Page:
It may come as a shock to you--but not everyone is elated to know once again -
How do you combat the "Seasonal Blues"? What can I do when I am filled with dread instead of joyful anticipation? For some--how do I survive another Christmas?
Christmas has become the most frantic-over-worked--under funded and over budgeted--time of the year. Others are faced with the reminder that all is not right with their world---the big happy family is a lost dream---or there is a hole left in the family circle---or Good Health has turned to Ill Health---or there is no way to meet all the expectations we perceive must be fulfilled--
IN SHORT--MAN MADE EXPECTATIONS
HAVE ROBBED US OF OUR JOY!
It is truly amazing to see new things added year after year to an already long list of --"Must's". Those days of working full time, trying to keep the family going, AND adding in Christmas have not escaped my memory. It was daunting and lead to sheer exhaustion and terminal frustration when trying to keep all the balls in the air. At my ripe old age--I have learned a few things and among those few things are this short list-
1. Decorations were not present at the first Christmas--and while nice- not necessary to enjoy the season. Don't try to keep up with The Joneses and savor those things which are meaningful to you and yours.
2. It is not necessary to buy the biggest and the best for everyone on your list. Some of my favorite gifts are the pictures with Santa and the grands or the plate with their hand prints made into a reindeer and lots of small things I would never buy myself. Make a budget and stick to it.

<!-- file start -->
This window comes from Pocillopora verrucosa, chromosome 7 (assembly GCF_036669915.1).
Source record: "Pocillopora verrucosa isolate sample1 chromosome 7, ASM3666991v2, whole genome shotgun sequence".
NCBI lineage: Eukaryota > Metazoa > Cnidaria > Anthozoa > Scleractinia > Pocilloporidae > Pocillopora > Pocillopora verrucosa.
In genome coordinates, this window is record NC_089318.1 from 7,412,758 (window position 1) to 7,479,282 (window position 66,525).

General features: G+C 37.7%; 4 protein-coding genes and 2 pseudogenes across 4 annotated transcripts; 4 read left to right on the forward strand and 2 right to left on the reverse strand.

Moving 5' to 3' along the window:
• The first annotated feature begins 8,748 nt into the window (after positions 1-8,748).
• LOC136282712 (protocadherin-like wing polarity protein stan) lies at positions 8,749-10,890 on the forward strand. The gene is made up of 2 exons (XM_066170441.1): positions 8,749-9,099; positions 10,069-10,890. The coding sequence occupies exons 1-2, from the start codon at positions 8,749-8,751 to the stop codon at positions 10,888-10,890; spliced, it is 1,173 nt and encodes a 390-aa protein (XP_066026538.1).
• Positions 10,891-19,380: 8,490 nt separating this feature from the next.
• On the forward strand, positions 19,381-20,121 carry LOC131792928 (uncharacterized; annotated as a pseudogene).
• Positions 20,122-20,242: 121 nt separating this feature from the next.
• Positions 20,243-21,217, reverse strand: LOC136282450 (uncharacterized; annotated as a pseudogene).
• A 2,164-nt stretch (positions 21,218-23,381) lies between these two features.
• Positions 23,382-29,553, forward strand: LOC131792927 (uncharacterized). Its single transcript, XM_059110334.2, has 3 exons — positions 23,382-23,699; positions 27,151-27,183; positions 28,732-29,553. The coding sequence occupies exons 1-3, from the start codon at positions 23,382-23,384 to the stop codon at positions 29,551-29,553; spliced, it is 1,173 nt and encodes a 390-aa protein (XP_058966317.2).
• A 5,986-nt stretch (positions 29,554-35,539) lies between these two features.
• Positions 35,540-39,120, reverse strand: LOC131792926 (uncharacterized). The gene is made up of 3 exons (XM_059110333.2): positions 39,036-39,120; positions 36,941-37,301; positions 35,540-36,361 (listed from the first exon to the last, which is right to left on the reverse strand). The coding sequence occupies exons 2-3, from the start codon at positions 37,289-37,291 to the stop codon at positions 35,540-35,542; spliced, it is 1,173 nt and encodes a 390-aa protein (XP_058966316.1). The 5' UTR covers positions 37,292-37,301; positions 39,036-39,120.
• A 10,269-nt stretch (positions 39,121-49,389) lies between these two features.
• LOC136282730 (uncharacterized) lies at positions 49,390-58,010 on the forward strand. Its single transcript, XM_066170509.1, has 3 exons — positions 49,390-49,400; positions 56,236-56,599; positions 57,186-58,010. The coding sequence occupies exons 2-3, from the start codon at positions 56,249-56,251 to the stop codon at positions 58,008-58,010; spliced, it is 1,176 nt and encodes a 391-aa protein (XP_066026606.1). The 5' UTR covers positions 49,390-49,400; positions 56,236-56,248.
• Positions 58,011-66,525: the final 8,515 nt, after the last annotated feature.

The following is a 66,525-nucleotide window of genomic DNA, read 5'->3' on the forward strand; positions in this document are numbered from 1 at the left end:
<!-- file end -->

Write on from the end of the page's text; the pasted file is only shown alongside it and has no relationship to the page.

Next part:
3. Family is wonderful--but you do not have to see the entire extended family over forty-eight hours. Spread your visits out over the two week period of the holidays.
4. Parties are wonderful--but it is no crime in declining invitations when it takes time away from the family or you are just over-whelmed. And NO--you do not have to reciprocate every invitation. A small hostess gift is thank you enough.
5. Christmas cards are wonderful---but costly and time consuming--you can send an email or text and say Merry Christmas.
6. Don't become prisoner to the expectations of others--do what you can--what is important to your immediate family--and respectfully decline the rest. There are 365 days in the year---plenty of opportunity to make the rounds.
These are a few short recommendations to help take the stress out of the holidays--and to make them joyful---remember the reason for the season. Don't get so caught up in the hubbub that you forget whose birthday we are celebrating. Take time everyday to look with thankfulness to the greatest gift ever given.
And for those who are alone---those who dread the day---those who feel as if they are on a deserted island of dismay in the midst of an ocean of glad tidings---it is one day out of the year---you will survive and the day after Christmas will come. Instead of dwelling on the sadness which overwhelms you--find someone to help---ring a bell---feed a hungry stranger---shop for an angel tree gift---look for others who are alone and share the day or a simple meal or a movie. Find joy in service--happiness in sharing--comfort in The Word made flesh.
And God is able to give you more than you need, so that you will always have all you need for yourselves and more than enough for every good cause.
II Corinthians 9:8